Of course, that was the only reason they were in this mess in the first place – the Malfoy name, considerably blackened as it was, was still one of the first and foremost of the pureblood aristocracy, and the current Lord was still extremely influential despite (or perhaps because of) his erratic loyalties and irregular employment. No one else could have released – rescued – her from the hellish Russian women’s prison so quickly, or at such a relatively low price.

Why, all it had taken was the mention that she was his fiancée, and the officials fell over themselves apologizing, and would my Lord Malfoy like to formalize the arrangement, so that such a terrible mistake would never occur again? That had been Petrov’s fault, the cunning bastard. Of course, while he couldn’t question Malfoy’s word outright, he could call his bluff…

“Well, Malfoy?” she had challenged, attacking as she always did when unsure. “What are we going to do about this farce of a marriage?”

He had stirred the fire one last time, tossed back the rest of his drink, and then turned around slowly, coming to lean against the bedpost. Backlit by the flames, his white hair had gleamed silver, but his face was shadowed and mysterious. His voice was calm and impassive, perfectly controlled despite the alcohol, as hers was not. “It need not be a burden on either of us, Weasley. We must spend this night together in the same room, to establish the basis, and then tomorrow we will go our separate ways. I will make no demands of you – you will have my name, and it will be enough to keep you safe.”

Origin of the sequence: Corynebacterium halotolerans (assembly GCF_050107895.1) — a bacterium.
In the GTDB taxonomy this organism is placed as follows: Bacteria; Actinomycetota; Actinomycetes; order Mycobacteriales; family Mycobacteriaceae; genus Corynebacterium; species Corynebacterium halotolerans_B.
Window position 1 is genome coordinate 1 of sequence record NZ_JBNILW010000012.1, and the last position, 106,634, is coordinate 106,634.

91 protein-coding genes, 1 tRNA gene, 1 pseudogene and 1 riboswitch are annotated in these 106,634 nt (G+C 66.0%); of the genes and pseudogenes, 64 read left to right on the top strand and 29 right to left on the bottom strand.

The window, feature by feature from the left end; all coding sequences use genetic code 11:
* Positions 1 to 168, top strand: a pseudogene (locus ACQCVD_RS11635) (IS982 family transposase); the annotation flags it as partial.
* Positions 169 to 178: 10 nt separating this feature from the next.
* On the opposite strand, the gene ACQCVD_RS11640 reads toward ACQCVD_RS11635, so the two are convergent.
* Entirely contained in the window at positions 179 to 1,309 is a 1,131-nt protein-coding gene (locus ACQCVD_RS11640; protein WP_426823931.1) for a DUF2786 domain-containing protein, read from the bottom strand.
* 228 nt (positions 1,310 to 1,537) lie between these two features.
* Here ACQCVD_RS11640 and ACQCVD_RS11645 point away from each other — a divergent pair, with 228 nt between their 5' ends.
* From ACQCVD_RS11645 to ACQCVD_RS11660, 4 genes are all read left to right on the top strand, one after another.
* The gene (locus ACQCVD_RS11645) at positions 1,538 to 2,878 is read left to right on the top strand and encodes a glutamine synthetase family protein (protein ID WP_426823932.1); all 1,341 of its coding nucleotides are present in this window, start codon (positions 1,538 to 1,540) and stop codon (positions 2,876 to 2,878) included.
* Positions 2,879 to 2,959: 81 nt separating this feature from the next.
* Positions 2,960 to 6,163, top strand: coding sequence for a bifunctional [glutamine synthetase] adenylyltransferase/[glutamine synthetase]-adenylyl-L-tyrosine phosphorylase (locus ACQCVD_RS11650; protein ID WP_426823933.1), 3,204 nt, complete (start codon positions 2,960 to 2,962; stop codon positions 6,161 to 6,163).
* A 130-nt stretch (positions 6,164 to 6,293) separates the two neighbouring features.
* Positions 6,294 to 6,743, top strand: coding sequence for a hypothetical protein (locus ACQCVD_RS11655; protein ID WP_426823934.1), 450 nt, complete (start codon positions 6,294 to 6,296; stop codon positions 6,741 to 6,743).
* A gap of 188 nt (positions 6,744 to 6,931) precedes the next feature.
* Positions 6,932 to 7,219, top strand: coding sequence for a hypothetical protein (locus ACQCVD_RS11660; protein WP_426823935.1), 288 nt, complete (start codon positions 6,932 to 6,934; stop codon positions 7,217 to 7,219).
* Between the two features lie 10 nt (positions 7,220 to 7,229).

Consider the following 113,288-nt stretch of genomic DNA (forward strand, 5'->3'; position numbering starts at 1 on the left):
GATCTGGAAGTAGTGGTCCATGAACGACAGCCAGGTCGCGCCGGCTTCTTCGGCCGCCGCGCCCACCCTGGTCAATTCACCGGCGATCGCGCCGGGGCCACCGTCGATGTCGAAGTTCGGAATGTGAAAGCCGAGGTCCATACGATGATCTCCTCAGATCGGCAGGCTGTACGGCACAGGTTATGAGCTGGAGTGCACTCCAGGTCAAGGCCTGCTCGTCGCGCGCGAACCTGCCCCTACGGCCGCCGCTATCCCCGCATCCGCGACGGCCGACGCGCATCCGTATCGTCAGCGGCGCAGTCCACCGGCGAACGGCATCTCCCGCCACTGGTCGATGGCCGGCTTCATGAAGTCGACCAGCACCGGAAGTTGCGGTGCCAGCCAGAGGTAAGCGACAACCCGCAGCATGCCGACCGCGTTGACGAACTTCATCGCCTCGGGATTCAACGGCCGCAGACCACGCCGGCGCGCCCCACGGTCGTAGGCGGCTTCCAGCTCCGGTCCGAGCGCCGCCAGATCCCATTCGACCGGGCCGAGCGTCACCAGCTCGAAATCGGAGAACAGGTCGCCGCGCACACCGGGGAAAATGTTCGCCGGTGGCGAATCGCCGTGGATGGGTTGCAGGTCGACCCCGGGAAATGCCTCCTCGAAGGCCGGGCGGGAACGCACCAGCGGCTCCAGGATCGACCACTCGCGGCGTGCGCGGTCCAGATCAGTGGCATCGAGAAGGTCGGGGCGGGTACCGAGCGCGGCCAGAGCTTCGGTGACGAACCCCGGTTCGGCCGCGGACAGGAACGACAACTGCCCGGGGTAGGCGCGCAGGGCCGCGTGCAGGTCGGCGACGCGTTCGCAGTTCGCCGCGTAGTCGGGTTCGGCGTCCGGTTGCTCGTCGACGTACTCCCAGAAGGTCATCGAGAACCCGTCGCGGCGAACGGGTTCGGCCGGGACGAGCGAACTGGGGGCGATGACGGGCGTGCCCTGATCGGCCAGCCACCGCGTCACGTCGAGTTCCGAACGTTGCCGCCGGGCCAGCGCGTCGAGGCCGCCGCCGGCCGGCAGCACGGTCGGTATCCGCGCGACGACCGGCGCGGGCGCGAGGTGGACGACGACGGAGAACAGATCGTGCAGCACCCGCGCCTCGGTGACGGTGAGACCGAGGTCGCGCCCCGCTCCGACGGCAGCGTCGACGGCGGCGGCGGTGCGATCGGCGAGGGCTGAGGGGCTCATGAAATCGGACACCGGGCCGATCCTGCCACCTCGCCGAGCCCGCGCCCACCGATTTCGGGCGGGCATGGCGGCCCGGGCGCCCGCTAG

“And that’s it?” she’d asked. “We go our separate ways, but stay married because it will guarantee my safety? But don’t you want children, heirs? And what if I fall in love with someone?”

He’d looked briefly amused. “My dear girl, if you find true love you're welcome to indulge it – marriage is hardly a barrier. And as for children,” he shrugged, “I do not intend to have any.”

She must have looked surprised, and he must have been drunker than she realized. Slowly, he sat down on the bed, his weight causing her to tip just a little – she pulled the covers up further, up to her chin, and tried to ignore the fact that there was a man in her bed for the first time in her life.

“Do you know,” he said, very quietly, reflectively, “the difference between a child and an Heir? Children are wanted, welcomed – an Heir is merely necessary. I know what happens when two disinterested and indifferent people produce an Heir and declare their duty done, so they may go on to different things...”

He stopped.

She had not had the courage to enquire any further. It felt as though she lay less than a metre away from some kind of unknown, unfathomable predator whose motives and thoughts were utterly mysterious – and she sensed that prying into the cracks and weaknesses he had so inadvertently shown her would be repaid with instant retaliation…

So many others had tried and failed to understand this one, unaccountable, unreliable man – why should she be successful? She was nothing to him, after all, just a wife tied to him by the slenderest of threads…

And he would be gone in the morning, anyway.